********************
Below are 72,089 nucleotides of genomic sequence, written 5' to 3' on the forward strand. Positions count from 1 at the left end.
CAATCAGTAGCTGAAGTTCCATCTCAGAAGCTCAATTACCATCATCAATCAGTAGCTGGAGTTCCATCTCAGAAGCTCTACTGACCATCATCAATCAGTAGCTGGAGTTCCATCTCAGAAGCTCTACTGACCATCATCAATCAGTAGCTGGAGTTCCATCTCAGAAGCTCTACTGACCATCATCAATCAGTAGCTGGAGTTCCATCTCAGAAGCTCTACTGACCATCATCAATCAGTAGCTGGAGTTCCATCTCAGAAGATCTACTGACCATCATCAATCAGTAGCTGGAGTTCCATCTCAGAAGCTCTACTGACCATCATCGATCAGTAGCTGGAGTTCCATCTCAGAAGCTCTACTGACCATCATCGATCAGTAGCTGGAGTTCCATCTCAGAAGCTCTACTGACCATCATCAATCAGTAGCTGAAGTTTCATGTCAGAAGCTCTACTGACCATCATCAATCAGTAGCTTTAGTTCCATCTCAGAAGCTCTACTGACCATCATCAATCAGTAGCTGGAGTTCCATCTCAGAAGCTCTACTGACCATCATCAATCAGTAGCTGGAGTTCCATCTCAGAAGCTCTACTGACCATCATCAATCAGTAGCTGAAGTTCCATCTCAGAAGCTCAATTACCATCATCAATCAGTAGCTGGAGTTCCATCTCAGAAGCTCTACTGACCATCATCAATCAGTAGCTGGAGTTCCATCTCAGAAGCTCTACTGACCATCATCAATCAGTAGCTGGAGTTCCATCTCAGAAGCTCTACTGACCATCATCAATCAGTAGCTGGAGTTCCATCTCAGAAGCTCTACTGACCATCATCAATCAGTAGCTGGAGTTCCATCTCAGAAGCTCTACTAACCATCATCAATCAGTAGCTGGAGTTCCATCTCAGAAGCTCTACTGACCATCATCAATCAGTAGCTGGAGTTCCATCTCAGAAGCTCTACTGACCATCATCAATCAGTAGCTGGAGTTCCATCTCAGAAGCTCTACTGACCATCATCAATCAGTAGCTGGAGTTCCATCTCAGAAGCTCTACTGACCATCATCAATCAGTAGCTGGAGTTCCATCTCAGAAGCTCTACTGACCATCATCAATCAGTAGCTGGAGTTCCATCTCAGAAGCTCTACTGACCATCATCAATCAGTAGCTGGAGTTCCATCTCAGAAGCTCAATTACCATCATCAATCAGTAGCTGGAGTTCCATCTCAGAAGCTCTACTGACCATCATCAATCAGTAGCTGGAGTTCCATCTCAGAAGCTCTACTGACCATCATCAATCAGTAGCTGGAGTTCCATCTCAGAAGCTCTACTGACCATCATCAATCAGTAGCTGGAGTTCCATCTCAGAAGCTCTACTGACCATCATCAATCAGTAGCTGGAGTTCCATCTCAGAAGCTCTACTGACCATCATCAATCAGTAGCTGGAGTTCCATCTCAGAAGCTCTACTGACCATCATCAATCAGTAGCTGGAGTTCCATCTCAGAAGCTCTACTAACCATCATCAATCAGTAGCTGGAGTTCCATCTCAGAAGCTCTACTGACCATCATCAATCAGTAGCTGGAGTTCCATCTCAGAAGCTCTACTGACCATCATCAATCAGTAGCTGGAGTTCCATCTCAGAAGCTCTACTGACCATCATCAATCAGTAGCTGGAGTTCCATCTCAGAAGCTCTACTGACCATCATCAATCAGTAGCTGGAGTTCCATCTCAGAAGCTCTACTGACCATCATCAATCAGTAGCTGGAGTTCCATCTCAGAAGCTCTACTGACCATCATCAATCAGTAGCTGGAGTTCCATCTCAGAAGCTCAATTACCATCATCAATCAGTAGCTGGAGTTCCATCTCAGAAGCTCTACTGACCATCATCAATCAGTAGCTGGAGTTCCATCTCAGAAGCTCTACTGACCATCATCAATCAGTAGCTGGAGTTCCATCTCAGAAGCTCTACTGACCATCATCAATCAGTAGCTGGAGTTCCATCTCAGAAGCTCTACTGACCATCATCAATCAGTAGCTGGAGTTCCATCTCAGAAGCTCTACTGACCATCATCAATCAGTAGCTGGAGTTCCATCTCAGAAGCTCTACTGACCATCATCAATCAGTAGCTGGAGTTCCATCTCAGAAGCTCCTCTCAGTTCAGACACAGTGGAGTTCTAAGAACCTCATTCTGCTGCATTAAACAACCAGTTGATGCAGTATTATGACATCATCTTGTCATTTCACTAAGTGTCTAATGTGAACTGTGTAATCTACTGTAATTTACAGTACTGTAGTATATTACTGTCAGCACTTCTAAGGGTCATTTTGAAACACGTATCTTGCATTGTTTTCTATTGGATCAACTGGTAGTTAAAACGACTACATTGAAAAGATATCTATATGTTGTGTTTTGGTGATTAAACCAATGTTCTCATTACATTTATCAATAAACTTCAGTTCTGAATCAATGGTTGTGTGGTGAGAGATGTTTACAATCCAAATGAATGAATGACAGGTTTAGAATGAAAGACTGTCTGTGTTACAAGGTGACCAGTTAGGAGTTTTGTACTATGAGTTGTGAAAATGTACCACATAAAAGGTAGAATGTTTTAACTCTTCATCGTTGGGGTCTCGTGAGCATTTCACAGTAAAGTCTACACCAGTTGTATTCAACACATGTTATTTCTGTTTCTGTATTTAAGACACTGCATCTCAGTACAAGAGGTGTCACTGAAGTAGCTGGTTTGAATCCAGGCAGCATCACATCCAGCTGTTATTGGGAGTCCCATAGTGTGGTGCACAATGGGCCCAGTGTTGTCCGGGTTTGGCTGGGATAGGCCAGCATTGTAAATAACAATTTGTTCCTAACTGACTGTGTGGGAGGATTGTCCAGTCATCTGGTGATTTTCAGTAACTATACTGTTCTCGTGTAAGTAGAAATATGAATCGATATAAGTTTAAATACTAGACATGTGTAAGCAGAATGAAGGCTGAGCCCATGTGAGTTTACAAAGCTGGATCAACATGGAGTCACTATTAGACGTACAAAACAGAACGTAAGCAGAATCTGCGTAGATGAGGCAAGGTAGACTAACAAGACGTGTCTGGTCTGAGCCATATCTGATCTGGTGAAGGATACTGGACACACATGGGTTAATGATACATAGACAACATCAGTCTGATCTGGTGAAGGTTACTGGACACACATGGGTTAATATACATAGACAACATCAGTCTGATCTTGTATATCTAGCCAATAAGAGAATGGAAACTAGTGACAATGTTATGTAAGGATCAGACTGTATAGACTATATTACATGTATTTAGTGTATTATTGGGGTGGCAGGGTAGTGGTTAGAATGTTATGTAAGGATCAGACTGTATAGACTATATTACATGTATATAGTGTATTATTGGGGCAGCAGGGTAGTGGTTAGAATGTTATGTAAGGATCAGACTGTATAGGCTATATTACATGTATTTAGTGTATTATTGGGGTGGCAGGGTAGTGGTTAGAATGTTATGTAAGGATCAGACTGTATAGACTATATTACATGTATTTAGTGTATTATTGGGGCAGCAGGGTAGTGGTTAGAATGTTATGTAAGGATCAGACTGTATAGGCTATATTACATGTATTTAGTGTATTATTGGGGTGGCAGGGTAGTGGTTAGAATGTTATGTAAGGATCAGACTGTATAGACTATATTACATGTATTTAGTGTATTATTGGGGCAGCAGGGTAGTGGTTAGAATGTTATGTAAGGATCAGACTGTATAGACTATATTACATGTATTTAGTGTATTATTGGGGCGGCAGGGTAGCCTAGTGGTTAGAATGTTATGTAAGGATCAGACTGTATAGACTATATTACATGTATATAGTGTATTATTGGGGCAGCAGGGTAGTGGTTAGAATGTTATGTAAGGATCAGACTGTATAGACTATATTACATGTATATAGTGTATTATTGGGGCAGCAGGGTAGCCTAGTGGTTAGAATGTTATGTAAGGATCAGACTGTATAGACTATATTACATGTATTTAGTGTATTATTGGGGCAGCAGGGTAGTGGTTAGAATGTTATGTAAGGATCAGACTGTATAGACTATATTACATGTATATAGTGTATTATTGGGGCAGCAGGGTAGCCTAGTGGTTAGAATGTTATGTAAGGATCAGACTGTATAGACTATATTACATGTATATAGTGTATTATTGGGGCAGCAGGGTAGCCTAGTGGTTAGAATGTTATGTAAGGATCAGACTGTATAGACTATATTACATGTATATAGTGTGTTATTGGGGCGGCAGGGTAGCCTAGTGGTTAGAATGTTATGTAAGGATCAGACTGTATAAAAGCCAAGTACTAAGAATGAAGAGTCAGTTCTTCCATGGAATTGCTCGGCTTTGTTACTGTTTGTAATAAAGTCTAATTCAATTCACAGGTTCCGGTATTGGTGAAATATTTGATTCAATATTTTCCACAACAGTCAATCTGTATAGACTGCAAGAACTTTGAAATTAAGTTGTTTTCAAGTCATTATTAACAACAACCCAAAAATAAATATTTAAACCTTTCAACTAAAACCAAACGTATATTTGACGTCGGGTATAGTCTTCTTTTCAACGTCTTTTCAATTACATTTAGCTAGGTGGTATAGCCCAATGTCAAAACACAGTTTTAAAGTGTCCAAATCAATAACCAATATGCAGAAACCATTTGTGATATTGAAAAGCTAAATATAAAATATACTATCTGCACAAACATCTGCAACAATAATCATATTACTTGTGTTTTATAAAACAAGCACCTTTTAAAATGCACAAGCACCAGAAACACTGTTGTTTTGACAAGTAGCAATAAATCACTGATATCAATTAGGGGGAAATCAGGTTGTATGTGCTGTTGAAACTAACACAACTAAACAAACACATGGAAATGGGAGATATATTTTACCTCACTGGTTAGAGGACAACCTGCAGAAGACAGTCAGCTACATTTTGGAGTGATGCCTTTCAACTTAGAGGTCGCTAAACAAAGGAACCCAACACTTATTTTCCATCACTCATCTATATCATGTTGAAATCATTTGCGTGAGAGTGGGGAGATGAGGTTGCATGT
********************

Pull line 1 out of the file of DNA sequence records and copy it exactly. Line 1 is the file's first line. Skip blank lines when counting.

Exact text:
Below are 72,089 nucleotides of genomic sequence, written 5' to 3' on the forward strand. Positions count from 1 at the left end.